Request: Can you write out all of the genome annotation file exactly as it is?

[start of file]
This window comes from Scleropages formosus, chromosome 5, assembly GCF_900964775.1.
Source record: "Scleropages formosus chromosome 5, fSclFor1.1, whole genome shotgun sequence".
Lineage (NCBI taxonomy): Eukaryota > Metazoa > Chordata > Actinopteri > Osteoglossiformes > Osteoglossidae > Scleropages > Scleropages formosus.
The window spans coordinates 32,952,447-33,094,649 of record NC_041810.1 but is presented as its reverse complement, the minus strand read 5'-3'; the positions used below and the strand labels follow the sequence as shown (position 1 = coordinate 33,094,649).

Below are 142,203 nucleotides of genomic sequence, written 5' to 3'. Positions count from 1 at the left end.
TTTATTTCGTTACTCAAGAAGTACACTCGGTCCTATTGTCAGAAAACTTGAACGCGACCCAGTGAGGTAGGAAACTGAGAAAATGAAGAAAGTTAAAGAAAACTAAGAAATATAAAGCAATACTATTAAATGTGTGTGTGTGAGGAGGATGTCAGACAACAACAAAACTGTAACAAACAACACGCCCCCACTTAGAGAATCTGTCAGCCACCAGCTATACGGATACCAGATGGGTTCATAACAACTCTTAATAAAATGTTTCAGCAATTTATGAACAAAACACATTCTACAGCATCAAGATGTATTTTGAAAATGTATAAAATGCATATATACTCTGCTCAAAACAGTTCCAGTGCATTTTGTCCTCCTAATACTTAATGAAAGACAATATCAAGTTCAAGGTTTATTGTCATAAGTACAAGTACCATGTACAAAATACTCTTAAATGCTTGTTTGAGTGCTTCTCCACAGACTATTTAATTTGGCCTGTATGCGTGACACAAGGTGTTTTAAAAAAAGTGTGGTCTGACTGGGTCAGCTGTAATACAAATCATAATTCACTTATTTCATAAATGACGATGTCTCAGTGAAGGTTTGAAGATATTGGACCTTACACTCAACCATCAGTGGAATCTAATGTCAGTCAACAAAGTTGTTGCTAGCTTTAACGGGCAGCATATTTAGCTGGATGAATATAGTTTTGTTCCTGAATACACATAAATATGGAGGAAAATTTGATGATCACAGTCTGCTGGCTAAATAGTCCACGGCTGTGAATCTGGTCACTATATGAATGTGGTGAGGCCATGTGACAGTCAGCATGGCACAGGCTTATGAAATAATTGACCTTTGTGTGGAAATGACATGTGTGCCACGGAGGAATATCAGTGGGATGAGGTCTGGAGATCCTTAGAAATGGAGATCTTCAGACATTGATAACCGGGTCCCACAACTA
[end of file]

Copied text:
This window comes from Scleropages formosus, chromosome 5, assembly GCF_900964775.1.
Source record: "Scleropages formosus chromosome 5, fSclFor1.1, whole genome shotgun sequence".
Lineage (NCBI taxonomy): Eukaryota > Metazoa > Chordata > Actinopteri > Osteoglossiformes > Osteoglossidae > Scleropages > Scleropages formosus.
The window spans coordinates 32,952,447-33,094,649 of record NC_041810.1 but is presented as its reverse complement, the minus strand read 5'-3'; the positions used below and the strand labels follow the sequence as shown (position 1 = coordinate 33,094,649).

Below are 142,203 nucleotides of genomic sequence, written 5' to 3'. Positions count from 1 at the left end.
TTTATTTCGTTACTCAAGAAGTACACTCGGTCCTATTGTCAGAAAACTTGAACGCGACCCAGTGAGGTAGGAAACTGAGAAAATGAAGAAAGTTAAAGAAAACTAAGAAATATAAAGCAATACTATTAAATGTGTGTGTGTGAGGAGGATGTCAGACAACAACAAAACTGTAACAAACAACACGCCCCCACTTAGAGAATCTGTCAGCCACCAGCTATACGGATACCAGATGGGTTCATAACAACTCTTAATAAAATGTTTCAGCAATTTATGAACAAAACACATTCTACAGCATCAAGATGTATTTTGAAAATGTATAAAATGCATATATACTCTGCTCAAAACAGTTCCAGTGCATTTTGTCCTCCTAATACTTAATGAAAGACAATATCAAGTTCAAGGTTTATTGTCATAAGTACAAGTACCATGTACAAAATACTCTTAAATGCTTGTTTGAGTGCTTCTCCACAGACTATTTAATTTGGCCTGTATGCGTGACACAAGGTGTTTTAAAAAAAGTGTGGTCTGACTGGGTCAGCTGTAATACAAATCATAATTCACTTATTTCATAAATGACGATGTCTCAGTGAAGGTTTGAAGATATTGGACCTTACACTCAACCATCAGTGGAATCTAATGTCAGTCAACAAAGTTGTTGCTAGCTTTAACGGGCAGCATATTTAGCTGGATGAATATAGTTTTGTTCCTGAATACACATAAATATGGAGGAAAATTTGATGATCACAGTCTGCTGGCTAAATAGTCCACGGCTGTGAATCTGGTCACTATATGAATGTGGTGAGGCCATGTGACAGTCAGCATGGCACAGGCTTATGAAATAATTGACCTTTGTGTGGAAATGACATGTGTGCCACGGAGGAATATCAGTGGGATGAGGTCTGGAGATCCTTAGAAATGGAGATCTTCAGACATTGATAACCGGGTCCCACAACTA